**Data E : Units and Conversion Factors**
In many college courses
and industries, aeronautical calculations will be conducted in SI units (Systeme
International d'Unites). This system has the basic units of kilogram, metre, second,
Kelvin, and derived units of Newton, Joule, Pascal, Watt etc.. Unfortunately, not all
aeronautical work is done in SI units. Some companies and some older reports will be in
the old British System. For example U.S. industries mainly use the old British System of
foot, pound force, second and Rankin. Also, some European industries still use the Old
Metric System (not to be confused with the SI system) metre, kilogram force, second and
Kelvin. To work as an aeronautical engineer you will need to understand all these systems
of measurement. Unfortunately, it is common practice for a variety of different units to
be used in most types of aircraft analysis. It is therefore necessary to understand, and
be familiar with using and converting between any system of units.
Coupled to the confusion that can arise from converting
between different system of units are the "special" units used in the aircraft
industries. These special units include the aptly named SLUG and the use of nautical terms
for speed (KNOT) and distance (Nautical mile). Operational (e.g. air traffic control (ATC)
and some flight instrument) parameters are often required when interpreting or confirming
flight data. (e.g., altitude is often quoted in feet (or thousands of feet, e.g. 33),
rates of climb in feet per minute (or metres per minute), weights in pounds (or kilograms
force), engine thrust in pounds, speed in nautical miles per hour (or kilometres per hour)
and pressure in millibars.
The following data has been compiled to help you to
understand some of these terms and to provide assistance in converting to and from
different systems of measurement. We start by defining units derived from the basic
British System.
Some derived units
Density: Slug/ft^{3} = 515.4 kg/m^{3} (1
lb/ft3 = 16.02 kg/m^{3})
Force: Pound (lbf) = 4.448 N
Work: Slug ft^{2}/sec = 1.356 Nm
Power: Slug ft^{2}/sec^{3} = 1.356 Nm/s
Pressure: Slug/ft sec^{2} = 47.88 N/m^{2}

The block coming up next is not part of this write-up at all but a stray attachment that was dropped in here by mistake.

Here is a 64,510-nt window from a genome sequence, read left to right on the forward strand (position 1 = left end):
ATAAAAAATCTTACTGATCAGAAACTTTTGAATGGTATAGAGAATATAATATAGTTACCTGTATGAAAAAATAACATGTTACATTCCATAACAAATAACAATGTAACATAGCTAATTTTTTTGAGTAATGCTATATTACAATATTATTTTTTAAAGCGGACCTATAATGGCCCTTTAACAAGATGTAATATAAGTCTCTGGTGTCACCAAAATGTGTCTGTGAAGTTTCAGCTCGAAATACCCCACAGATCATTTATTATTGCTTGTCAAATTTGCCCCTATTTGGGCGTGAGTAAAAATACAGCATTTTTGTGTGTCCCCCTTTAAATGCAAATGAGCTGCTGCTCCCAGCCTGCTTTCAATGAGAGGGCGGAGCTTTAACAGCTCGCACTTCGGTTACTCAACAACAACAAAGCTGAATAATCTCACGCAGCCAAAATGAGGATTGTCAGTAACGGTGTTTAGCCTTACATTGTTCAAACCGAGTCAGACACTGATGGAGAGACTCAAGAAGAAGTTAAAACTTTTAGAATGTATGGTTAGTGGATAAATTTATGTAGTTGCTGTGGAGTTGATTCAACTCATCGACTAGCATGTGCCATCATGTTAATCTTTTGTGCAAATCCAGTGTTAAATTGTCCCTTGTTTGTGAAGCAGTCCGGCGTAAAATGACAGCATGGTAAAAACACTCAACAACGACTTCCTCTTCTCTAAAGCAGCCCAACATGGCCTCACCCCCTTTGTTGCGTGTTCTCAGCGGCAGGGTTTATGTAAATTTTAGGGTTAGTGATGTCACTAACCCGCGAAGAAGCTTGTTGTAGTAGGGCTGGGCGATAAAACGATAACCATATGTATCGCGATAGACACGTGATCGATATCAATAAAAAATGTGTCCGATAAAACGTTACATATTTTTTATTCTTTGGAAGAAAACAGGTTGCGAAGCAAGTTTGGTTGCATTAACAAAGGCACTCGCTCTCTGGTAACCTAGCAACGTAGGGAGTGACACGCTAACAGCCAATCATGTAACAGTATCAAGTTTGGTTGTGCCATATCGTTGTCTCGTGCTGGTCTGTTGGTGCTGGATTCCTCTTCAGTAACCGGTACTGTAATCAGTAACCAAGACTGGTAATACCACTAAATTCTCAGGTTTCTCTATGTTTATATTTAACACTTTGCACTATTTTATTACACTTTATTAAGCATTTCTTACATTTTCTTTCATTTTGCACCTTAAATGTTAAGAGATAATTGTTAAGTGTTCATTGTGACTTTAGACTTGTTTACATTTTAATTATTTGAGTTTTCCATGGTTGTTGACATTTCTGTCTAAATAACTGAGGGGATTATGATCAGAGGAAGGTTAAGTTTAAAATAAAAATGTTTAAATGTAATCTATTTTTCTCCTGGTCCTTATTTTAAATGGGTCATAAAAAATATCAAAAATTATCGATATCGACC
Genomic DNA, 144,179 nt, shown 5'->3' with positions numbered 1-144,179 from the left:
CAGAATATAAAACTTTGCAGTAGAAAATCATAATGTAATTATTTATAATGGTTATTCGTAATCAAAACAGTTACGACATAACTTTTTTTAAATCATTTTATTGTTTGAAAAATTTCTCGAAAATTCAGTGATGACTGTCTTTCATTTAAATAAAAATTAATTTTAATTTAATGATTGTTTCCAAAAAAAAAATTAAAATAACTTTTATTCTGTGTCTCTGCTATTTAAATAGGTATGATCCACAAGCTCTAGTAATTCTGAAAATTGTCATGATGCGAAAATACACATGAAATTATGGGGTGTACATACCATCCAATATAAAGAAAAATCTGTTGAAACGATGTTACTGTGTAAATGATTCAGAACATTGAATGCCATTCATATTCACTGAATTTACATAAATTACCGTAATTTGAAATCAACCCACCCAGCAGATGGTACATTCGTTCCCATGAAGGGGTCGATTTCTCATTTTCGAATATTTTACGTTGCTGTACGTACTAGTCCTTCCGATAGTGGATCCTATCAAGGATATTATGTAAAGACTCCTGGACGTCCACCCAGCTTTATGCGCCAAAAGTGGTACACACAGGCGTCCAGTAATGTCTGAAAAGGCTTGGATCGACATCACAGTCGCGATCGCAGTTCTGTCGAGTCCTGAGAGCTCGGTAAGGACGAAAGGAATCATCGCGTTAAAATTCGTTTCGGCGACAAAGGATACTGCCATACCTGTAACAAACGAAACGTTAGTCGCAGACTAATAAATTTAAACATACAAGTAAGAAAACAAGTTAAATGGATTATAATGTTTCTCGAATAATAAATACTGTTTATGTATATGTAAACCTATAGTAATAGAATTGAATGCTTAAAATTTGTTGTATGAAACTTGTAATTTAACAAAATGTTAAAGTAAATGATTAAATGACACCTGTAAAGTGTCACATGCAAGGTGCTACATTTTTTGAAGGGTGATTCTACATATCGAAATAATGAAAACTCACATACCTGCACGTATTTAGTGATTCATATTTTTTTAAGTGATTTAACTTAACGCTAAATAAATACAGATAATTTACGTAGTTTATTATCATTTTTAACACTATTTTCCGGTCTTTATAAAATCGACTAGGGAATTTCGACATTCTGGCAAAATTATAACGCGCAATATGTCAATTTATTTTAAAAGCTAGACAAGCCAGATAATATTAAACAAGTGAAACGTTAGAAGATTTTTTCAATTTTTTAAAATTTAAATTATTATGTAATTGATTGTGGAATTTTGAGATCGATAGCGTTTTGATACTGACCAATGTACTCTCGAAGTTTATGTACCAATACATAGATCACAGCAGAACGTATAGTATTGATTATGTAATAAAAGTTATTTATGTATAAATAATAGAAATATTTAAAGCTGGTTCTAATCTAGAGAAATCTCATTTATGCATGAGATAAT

(1 lb./in^{2} (psi) = 6895 N/m^{2})
Gas Constant: ft lbf/slug°R = 0.1672 Nm/kg°K
Coef.of Viscosity: Slug/ft sec= 47.88 kg/ms
Kinematic Viscosity: ft^{2}/sec = 9.290 x 102 m^{2}/s
Specific fuel consump:(jet a/c) lb/hr. lb thrust = 0.283 x
10-4 kg/Ns
**Funny units**
*Nautical mile* (nm): The international nautical mile is
1852m exactly. The British nautical mile is 6080 feet but aviators and other navigators
have sometimes used 6000 ft (2000 yards) as a crude approximation.
*Knot* (kt): is (nm/hour) = 0.514 m/s = 1.852 km/hr =
1.688 ft/sec = 1.1508 mph.
*G [gee]* (g): is the gravitational acceleration at
ground level (average)
= 32.2 ft/sec^{2} = 9.81 m/sec^{2}. Gee is
used to divide aircraft accelerations to relate them to steady flight conditions (i.e. the
aircraft is pulling 6g).
*Slug*: is a contrived unit used in the old British
system devised to avoid multiplying by gravitational acceleration. It is a mass unit which
provides a force of 1 pound when it is subjected to an acceleration of 1 ft/sec^{2}.
It is often used for specifying air density in aerodynamic equations in ft:lb:sec units
(e.g.air at SL.ISA,
ro= 0.002378 slug/ft^{3} which is equivalent to
1.225 Kg/m^{3}).
[Note: gravitational acceleration at ground level
'g'(average) is 32.2 ft/sec^{2} in British Imperial units, so a slug is
effectively 32.2 pounds mass!]
*British Thermal Unit* (BTU): The heat required to
raise the temperature of one pound of water through 1°F. [Note, 1BTU = 1055 Joule]
*Horsepower* (hp): An artificial measure of power =
550 ft.lb/s =3300 ft lb/min. = 746 watts